Monday, August 7, 2017


It's a strange world we live in. Very happy, almost deliriously so. Log onto to Facebook and you see people leading such brilliantly happy lives. Going by the pics, we prance around in pristine environments, we deck ourselves up like ramp models before entering the kitchen, we prepare food and serve them like celebrity chef contestants, we go to lovely restaurants with such wonderful friendly company - in short, life is a 24x7 delight. Not exactly the sort of life where catharsis has any role to play, really. After all, one wants to regurgitate nasty smelly things which stink like rotten food, not that fluffy french pastry that you had for dessert. In other words, you want a cathartic experience to rid yourself of grief. Whoever heard of someone hankering to rid himself of joy?

On the other hand, though, going by what people like to read...well, dystopian fiction seems to top the list. I mean, give us a world where leaders model themselves after Hitler, businessmen love to behave like a cross between Scrooge and Voldemort, friends measure your back for the precise location to push the stiletto in and spouses enjoy the process of making your life miserable while making out with the neighbor - in short, any book which describes the world heading to hell in a hand-basket and we cozily curl up with our beer and popcorn, and prepare to enjoy it. Now is that because our lives are so great that we need a break from all this monotonous joy - in our reading at least? A sort of catharsis for happiness?

Or - an earthshaking thought, this - is it because that there IS a world outside Facebook? Are we blessed few a joyful minority in a sea of hell-bound people getting dragged along into the maelstrom of sulfurous smoke? Haplessly and, thus, needing to rid ourselves of the grief that lies beneath our current happiness by reading of others in similar trouble?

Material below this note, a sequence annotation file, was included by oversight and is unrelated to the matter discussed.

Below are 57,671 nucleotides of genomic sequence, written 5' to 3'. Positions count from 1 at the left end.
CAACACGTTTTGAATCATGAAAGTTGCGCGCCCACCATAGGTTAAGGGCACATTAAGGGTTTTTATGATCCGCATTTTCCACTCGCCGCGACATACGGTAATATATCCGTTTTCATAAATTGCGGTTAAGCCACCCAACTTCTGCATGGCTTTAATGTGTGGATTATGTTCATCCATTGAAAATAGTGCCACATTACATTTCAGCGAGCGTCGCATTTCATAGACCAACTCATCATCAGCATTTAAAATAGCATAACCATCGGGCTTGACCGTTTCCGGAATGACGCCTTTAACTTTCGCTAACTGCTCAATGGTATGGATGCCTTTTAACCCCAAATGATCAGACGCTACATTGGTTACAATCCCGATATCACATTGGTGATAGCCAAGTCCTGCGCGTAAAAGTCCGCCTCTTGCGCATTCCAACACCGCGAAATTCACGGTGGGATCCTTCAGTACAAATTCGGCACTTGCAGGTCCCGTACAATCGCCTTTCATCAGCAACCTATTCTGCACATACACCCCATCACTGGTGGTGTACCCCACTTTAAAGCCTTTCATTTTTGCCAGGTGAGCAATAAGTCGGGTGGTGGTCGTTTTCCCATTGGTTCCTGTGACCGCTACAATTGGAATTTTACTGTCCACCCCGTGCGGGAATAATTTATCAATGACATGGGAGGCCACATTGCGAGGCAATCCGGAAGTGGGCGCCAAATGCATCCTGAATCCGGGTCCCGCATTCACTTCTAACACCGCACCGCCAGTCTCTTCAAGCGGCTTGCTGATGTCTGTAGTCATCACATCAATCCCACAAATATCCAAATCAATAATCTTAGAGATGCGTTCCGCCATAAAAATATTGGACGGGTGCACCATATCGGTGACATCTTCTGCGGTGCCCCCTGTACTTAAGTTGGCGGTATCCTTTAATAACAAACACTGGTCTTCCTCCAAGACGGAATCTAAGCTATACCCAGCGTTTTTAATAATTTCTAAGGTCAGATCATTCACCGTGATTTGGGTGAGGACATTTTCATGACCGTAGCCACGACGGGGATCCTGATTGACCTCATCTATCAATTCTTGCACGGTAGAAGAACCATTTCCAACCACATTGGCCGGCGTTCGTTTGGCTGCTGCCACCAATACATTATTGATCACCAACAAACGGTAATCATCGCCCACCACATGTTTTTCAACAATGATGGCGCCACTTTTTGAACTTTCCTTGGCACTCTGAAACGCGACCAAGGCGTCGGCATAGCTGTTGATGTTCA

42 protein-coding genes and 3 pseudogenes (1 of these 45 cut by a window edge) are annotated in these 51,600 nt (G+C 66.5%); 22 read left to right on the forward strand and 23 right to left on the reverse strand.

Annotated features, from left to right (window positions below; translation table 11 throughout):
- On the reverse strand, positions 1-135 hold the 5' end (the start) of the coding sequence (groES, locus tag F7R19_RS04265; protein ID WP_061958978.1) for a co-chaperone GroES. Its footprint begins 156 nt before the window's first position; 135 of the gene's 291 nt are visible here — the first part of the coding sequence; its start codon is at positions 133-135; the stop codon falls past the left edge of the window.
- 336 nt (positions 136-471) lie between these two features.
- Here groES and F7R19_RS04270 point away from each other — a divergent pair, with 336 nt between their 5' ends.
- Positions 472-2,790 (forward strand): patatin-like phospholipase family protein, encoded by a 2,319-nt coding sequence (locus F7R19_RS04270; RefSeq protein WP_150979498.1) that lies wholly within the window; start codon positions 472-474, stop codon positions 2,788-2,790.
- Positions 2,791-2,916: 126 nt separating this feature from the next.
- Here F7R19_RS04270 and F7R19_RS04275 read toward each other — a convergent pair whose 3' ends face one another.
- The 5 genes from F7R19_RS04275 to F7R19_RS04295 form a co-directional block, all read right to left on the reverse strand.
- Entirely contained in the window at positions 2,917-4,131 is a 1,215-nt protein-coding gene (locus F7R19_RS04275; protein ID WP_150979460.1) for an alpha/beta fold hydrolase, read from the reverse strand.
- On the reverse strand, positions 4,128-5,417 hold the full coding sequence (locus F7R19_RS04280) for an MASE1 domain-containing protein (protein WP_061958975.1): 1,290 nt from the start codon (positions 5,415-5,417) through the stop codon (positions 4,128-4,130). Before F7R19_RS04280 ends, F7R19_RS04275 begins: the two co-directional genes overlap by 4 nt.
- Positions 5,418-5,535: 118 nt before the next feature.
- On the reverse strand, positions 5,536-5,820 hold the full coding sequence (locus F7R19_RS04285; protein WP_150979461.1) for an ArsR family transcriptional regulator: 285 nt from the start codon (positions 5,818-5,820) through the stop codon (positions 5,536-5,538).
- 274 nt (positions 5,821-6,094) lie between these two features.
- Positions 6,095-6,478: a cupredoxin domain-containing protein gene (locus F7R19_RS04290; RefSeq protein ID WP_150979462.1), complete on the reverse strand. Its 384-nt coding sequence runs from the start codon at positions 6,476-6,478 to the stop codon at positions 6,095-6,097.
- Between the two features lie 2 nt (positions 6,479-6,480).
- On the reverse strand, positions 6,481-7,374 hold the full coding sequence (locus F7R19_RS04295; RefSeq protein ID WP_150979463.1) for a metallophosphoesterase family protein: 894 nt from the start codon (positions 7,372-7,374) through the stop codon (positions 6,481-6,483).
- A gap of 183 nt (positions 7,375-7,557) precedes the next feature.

It has always surprised me, this idea that the best way to deal with your grief is to read of other people in even greater grief. The 'I bemoaned the fact that I had no shoes till I saw a man with no feet' syndrome. I mean, really, come on, do you love a guy who gets happy because you are in trouble? Even if he kindly explains that it is not merely the fact that you are in trouble but that you are in worse trouble than he, himself, that makes him happy?

Me - I do not get any cathartic feeling this way. Far from feeling, "Ah! But I am better off than that guy", I get to thinking "Oops! And I thought nothing worse could happen to me than what has already happened," and start worrying about losing what I DO have. Which is why I prefer reading non-dystopian fiction. THAT way, I can always think, "Ah! So Life is not ALL thorns. There CAN be roses, too."

But, then, I have always been a screwed-up sort of guy. Like, when people set up idols, I do think I have to make the effort to measure up to them, instead of the normal process of immediately checking their feet for even microscopic deposits of clay and saying, "Oh! They were not all that good, after all." Missing out on the chance of feeling that blessed catharsis from the guilt of being less than you ought to be.

Maybe it is that problem of not being able to cry for yourself for fear of being called a whiner. Switch on that mega-serial and ostensibly cry copious tears for the heroine, who seems to have the knack of inviting trouble for herself in perpetuity.

It IS cathartic to rid yourself of the burden of gloom and grief. But to go in search of greater gloom and grief in order to do so...well, you know all sorts of things strike me as funny!


  1. Interesting ideas, Suresh sir. Living a too happy life to feel catharsis! Ha ha. And I also think by fostering the idea of feeling good to see others in a worse condition, person can become insensitive to the problems around him. Quite a few good points you have raised using your usual impeccable sense of humour. Kudos!

  2. I still can't fathom what made The Fault in our Stars so big! It is pure misery! Cathartic? Not for me. The world we live in has moved beyond the comprehension of a few of us, the few who believe in non-dystopian tales and such. Heavy stuff this!

    1. We ARE living in what is OUR dystopia :) ALL people reading dystopian tales :)